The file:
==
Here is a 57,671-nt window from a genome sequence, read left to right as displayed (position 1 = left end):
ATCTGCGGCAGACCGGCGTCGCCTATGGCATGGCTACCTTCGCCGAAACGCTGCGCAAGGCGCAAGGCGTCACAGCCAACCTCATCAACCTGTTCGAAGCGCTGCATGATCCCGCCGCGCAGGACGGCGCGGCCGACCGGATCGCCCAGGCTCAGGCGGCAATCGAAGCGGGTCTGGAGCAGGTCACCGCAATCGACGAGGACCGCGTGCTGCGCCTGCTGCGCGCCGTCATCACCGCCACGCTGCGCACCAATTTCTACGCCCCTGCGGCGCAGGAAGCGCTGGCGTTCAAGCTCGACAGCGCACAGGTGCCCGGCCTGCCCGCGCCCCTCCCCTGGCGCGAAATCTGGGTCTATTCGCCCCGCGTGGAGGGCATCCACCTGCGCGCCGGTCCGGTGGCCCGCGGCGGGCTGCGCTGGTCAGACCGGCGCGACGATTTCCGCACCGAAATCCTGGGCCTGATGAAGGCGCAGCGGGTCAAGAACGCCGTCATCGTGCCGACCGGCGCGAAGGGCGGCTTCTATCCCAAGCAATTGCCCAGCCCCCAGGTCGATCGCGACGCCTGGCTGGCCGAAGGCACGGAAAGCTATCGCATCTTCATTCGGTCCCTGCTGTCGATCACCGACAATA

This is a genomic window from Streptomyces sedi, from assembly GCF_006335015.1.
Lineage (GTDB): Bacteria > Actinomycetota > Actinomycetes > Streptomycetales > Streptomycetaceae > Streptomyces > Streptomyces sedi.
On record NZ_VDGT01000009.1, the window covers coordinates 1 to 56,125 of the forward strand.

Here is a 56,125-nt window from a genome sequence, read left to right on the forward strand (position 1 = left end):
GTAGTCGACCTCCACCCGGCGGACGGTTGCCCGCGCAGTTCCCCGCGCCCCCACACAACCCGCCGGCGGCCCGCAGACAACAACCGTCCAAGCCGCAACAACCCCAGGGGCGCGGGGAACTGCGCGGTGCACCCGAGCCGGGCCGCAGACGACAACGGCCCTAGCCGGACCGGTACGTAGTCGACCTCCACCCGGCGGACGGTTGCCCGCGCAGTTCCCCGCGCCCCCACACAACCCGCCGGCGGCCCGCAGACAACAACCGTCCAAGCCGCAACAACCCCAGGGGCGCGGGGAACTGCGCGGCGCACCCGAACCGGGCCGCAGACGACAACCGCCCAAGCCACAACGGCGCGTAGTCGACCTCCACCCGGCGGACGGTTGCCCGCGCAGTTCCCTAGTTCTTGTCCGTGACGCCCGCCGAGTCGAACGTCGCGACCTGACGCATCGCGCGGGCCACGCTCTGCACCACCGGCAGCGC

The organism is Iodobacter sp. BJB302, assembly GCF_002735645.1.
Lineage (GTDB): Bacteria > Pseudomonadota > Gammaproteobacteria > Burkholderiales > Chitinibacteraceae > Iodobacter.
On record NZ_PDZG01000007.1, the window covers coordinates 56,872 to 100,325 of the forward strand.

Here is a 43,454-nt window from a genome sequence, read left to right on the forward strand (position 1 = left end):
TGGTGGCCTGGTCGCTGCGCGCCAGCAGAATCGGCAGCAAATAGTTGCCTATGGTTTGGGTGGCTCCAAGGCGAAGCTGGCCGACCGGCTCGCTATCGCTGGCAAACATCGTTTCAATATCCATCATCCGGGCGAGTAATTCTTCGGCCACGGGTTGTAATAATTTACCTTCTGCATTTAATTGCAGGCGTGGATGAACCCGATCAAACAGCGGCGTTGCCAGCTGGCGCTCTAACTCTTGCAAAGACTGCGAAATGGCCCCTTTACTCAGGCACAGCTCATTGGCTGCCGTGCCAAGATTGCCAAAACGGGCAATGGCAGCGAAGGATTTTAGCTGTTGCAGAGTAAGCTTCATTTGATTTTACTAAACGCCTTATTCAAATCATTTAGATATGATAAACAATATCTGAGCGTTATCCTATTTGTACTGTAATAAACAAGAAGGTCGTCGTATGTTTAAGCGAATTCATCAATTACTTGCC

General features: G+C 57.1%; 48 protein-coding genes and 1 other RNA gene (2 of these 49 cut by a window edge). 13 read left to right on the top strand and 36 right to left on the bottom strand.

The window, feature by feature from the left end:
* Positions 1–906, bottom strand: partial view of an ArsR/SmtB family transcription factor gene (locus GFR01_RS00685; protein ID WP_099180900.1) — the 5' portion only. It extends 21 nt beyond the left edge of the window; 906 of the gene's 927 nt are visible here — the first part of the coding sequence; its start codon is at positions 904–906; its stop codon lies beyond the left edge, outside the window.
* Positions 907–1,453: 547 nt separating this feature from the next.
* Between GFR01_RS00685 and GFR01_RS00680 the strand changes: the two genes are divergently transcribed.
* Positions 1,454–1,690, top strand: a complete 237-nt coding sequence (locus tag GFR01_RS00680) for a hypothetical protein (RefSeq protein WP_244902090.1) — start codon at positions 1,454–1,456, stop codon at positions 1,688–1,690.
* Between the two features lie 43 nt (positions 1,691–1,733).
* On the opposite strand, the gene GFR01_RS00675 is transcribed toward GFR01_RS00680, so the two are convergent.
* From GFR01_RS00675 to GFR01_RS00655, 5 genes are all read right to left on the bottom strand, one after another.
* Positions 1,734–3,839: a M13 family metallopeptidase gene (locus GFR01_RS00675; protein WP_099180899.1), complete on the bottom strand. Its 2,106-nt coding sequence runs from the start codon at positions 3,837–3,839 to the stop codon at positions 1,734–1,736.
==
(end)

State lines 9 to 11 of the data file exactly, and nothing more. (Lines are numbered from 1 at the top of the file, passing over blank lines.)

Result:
Lineage (GTDB): Bacteria > Pseudomonadota > Gammaproteobacteria > Burkholderiales > Chitinibacteraceae > Iodobacter.
On record NZ_PDZG01000007.1, the window covers coordinates 56,872 to 100,325 of the forward strand.

Here is a 43,454-nt window from a genome sequence, read left to right on the forward strand (position 1 = left end):